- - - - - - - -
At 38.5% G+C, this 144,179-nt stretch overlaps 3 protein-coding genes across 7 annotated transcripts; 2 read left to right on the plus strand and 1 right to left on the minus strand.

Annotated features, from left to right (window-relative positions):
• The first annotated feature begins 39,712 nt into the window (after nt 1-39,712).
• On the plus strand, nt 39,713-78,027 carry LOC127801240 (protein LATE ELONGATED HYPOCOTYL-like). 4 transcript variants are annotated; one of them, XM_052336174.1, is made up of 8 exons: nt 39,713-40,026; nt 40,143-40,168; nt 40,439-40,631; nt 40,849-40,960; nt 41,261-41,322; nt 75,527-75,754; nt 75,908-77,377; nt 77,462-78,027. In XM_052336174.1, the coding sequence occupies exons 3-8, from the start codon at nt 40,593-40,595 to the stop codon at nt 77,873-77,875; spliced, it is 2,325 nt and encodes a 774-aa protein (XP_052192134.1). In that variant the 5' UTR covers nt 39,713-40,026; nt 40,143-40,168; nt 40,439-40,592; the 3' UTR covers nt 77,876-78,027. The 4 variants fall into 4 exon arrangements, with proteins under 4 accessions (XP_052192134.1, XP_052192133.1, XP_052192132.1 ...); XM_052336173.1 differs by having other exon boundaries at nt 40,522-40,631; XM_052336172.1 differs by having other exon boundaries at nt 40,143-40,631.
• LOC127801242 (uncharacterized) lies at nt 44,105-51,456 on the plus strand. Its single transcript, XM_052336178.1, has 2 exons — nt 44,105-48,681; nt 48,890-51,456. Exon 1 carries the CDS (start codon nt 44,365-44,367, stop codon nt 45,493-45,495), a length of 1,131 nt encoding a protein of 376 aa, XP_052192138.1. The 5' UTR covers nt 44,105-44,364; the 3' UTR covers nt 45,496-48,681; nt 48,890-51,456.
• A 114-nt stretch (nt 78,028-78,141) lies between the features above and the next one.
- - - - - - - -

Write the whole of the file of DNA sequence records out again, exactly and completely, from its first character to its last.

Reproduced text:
At 38.5% G+C, this 144,179-nt stretch overlaps 3 protein-coding genes across 7 annotated transcripts; 2 read left to right on the plus strand and 1 right to left on the minus strand.

Annotated features, from left to right (window-relative positions):
• The first annotated feature begins 39,712 nt into the window (after nt 1-39,712).
• On the plus strand, nt 39,713-78,027 carry LOC127801240 (protein LATE ELONGATED HYPOCOTYL-like). 4 transcript variants are annotated; one of them, XM_052336174.1, is made up of 8 exons: nt 39,713-40,026; nt 40,143-40,168; nt 40,439-40,631; nt 40,849-40,960; nt 41,261-41,322; nt 75,527-75,754; nt 75,908-77,377; nt 77,462-78,027. In XM_052336174.1, the coding sequence occupies exons 3-8, from the start codon at nt 40,593-40,595 to the stop codon at nt 77,873-77,875; spliced, it is 2,325 nt and encodes a 774-aa protein (XP_052192134.1). In that variant the 5' UTR covers nt 39,713-40,026; nt 40,143-40,168; nt 40,439-40,592; the 3' UTR covers nt 77,876-78,027. The 4 variants fall into 4 exon arrangements, with proteins under 4 accessions (XP_052192134.1, XP_052192133.1, XP_052192132.1 ...); XM_052336173.1 differs by having other exon boundaries at nt 40,522-40,631; XM_052336172.1 differs by having other exon boundaries at nt 40,143-40,631.
• LOC127801242 (uncharacterized) lies at nt 44,105-51,456 on the plus strand. Its single transcript, XM_052336178.1, has 2 exons — nt 44,105-48,681; nt 48,890-51,456. Exon 1 carries the CDS (start codon nt 44,365-44,367, stop codon nt 45,493-45,495), a length of 1,131 nt encoding a protein of 376 aa, XP_052192138.1. The 5' UTR covers nt 44,105-44,364; the 3' UTR covers nt 45,496-48,681; nt 48,890-51,456.
• A 114-nt stretch (nt 78,028-78,141) lies between the features above and the next one.